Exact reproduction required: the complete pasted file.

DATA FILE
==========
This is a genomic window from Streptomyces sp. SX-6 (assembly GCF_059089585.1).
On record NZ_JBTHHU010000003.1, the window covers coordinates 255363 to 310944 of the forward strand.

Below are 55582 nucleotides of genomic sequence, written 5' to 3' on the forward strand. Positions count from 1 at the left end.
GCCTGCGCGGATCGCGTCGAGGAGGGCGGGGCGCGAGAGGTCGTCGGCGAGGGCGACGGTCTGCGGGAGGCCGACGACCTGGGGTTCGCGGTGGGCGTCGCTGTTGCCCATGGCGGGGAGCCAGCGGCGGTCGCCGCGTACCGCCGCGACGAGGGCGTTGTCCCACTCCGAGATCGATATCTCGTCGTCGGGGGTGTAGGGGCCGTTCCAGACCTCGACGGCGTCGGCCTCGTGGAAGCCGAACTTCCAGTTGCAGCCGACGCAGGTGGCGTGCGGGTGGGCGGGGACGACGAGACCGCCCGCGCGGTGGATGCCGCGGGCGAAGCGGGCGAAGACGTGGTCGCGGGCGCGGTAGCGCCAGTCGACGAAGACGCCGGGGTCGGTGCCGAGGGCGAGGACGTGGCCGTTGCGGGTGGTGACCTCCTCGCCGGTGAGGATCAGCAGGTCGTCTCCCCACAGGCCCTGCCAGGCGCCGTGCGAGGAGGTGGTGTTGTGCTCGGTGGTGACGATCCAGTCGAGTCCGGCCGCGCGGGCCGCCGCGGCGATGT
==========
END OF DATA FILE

This is a genomic window from Streptomyces sp. SX-6 (assembly GCF_059089585.1).
On record NZ_JBTHHU010000003.1, the window covers coordinates 255363 to 310944 of the forward strand.

Below are 55582 nucleotides of genomic sequence, written 5' to 3' on the forward strand. Positions count from 1 at the left end.
GCCTGCGCGGATCGCGTCGAGGAGGGCGGGGCGCGAGAGGTCGTCGGCGAGGGCGACGGTCTGCGGGAGGCCGACGACCTGGGGTTCGCGGTGGGCGTCGCTGTTGCCCATGGCGGGGAGCCAGCGGCGGTCGCCGCGTACCGCCGCGACGAGGGCGTTGTCCCACTCCGAGATCGATATCTCGTCGTCGGGGGTGTAGGGGCCGTTCCAGACCTCGACGGCGTCGGCCTCGTGGAAGCCGAACTTCCAGTTGCAGCCGACGCAGGTGGCGTGCGGGTGGGCGGGGACGACGAGACCGCCCGCGCGGTGGATGCCGCGGGCGAAGCGGGCGAAGACGTGGTCGCGGGCGCGGTAGCGCCAGTCGACGAAGACGCCGGGGTCGGTGCCGAGGGCGAGGACGTGGCCGTTGCGGGTGGTGACCTCCTCGCCGGTGAGGATCAGCAGGTCGTCTCCCCACAGGCCCTGCCAGGCGCCGTGCGAGGAGGTGGTGTTGTGCTCGGTGGTGACGATCCAGTCGAGTCCGGCCGCGCGGGCCGCCGCGGCGATGT